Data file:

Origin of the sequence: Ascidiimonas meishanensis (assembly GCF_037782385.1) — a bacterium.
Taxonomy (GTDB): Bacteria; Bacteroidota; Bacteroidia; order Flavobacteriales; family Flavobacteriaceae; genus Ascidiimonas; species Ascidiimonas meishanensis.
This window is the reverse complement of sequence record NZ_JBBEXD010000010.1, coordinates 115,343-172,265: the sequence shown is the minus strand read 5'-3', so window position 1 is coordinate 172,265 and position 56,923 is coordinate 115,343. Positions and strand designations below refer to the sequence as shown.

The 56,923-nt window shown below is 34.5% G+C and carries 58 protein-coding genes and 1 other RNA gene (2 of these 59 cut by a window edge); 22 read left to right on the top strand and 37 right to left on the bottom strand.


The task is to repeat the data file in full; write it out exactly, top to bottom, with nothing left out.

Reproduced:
Origin of the sequence: Ascidiimonas meishanensis (assembly GCF_037782385.1) — a bacterium.
Taxonomy (GTDB): Bacteria; Bacteroidota; Bacteroidia; order Flavobacteriales; family Flavobacteriaceae; genus Ascidiimonas; species Ascidiimonas meishanensis.
This window is the reverse complement of sequence record NZ_JBBEXD010000010.1, coordinates 115,343-172,265: the sequence shown is the minus strand read 5'-3', so window position 1 is coordinate 172,265 and position 56,923 is coordinate 115,343. Positions and strand designations below refer to the sequence as shown.

The 56,923-nt window shown below is 34.5% G+C and carries 58 protein-coding genes and 1 other RNA gene (2 of these 59 cut by a window edge); 22 read left to right on the top strand and 37 right to left on the bottom strand.